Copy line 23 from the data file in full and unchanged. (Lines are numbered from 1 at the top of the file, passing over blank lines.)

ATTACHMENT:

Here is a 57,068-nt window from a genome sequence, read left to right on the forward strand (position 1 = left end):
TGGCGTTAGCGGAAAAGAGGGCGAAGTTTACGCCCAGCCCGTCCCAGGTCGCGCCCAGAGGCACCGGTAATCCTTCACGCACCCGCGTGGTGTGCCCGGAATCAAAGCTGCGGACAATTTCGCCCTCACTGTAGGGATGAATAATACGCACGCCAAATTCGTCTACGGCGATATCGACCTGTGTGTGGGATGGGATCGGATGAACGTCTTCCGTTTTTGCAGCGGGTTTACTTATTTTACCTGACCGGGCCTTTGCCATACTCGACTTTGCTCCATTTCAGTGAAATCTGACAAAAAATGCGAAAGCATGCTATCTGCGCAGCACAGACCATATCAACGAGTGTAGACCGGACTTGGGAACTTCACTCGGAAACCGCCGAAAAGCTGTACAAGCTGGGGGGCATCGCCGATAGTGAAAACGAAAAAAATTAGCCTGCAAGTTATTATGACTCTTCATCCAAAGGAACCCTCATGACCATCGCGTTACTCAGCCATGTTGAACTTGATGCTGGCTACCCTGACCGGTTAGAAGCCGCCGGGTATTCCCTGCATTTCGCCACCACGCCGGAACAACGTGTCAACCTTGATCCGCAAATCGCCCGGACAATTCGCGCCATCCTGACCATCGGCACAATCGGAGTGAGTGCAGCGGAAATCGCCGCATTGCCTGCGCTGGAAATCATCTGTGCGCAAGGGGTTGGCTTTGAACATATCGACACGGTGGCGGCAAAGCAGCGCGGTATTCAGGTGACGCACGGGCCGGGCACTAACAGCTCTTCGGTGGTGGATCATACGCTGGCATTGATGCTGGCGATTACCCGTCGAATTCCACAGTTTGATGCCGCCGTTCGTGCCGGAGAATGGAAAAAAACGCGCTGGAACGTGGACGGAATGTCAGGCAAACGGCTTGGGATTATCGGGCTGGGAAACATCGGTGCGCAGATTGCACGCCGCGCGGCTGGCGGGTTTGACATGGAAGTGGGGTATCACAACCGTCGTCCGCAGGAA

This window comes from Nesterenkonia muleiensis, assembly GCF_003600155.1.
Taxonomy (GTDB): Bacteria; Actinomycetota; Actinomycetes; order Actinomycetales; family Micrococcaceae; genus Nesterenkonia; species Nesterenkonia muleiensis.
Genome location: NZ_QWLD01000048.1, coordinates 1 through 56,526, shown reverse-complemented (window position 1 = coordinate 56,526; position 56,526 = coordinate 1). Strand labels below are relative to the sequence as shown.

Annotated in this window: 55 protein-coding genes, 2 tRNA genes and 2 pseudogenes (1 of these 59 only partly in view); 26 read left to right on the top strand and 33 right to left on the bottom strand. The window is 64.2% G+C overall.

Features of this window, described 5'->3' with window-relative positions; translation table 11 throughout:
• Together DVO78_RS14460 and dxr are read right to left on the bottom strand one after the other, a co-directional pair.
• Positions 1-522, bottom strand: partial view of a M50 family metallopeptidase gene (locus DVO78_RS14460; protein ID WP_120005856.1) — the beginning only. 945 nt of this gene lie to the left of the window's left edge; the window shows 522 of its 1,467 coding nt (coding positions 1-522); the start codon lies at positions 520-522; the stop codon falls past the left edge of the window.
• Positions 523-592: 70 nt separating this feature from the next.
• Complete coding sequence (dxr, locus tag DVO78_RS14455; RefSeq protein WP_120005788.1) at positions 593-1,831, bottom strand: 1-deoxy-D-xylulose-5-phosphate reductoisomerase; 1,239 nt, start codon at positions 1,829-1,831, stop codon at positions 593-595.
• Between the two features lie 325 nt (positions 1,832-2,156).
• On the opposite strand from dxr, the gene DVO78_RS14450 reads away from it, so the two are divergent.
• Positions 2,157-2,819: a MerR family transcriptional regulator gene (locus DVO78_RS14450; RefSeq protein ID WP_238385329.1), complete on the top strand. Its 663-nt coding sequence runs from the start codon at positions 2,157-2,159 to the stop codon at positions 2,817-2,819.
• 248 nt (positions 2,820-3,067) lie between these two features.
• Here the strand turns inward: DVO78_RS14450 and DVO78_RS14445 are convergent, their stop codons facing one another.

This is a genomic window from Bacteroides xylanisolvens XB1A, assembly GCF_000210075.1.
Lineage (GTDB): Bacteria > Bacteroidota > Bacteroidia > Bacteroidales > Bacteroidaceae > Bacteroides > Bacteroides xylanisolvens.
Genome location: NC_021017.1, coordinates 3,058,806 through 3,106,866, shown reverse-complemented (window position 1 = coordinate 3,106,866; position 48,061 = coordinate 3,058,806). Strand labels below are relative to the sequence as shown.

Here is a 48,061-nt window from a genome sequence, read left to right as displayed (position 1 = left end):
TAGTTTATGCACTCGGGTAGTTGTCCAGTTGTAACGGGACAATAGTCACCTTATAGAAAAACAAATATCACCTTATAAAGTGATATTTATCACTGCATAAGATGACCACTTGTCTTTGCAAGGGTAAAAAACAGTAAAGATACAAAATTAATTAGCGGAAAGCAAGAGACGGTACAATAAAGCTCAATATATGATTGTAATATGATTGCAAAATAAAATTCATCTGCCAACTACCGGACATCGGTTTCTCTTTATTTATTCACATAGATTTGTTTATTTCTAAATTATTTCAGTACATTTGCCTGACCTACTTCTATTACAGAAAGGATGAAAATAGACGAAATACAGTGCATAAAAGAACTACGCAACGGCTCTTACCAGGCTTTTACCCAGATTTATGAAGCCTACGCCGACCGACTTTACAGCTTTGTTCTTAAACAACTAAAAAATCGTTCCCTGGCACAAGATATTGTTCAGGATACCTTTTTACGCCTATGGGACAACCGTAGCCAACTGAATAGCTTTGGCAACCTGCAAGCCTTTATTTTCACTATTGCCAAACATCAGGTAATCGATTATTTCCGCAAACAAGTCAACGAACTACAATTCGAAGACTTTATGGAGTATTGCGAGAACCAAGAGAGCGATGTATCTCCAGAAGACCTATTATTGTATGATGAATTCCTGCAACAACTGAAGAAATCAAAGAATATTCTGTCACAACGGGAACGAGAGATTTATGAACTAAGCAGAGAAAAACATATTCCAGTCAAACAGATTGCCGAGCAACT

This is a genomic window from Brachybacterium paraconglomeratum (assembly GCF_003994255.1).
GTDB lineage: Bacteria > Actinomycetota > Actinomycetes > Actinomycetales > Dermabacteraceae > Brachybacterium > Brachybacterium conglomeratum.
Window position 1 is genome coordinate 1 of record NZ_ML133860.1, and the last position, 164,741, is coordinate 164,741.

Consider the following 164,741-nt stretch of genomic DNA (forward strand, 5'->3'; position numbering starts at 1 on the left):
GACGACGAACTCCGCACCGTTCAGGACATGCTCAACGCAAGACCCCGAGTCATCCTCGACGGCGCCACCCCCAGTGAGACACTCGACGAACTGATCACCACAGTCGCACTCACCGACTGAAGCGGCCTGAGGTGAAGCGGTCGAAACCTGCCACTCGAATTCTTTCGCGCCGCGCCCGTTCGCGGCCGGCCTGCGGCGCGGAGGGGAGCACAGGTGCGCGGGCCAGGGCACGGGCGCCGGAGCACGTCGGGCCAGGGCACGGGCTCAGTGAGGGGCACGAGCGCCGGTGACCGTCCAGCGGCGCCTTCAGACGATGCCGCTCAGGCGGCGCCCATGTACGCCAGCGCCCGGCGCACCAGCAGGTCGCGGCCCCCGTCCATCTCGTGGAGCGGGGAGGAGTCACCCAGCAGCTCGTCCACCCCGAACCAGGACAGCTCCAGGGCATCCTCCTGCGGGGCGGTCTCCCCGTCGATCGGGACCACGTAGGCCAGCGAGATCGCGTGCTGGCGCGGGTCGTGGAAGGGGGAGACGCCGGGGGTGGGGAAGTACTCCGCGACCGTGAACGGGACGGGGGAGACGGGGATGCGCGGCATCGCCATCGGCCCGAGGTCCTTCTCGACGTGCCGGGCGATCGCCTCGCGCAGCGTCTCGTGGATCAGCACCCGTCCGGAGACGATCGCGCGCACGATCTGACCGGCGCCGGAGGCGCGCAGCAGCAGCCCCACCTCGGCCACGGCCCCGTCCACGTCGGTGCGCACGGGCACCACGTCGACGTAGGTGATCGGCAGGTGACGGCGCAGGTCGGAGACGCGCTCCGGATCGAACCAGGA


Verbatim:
GTDB lineage: Bacteria > Actinomycetota > Actinomycetes > Actinomycetales > Dermabacteraceae > Brachybacterium > Brachybacterium conglomeratum.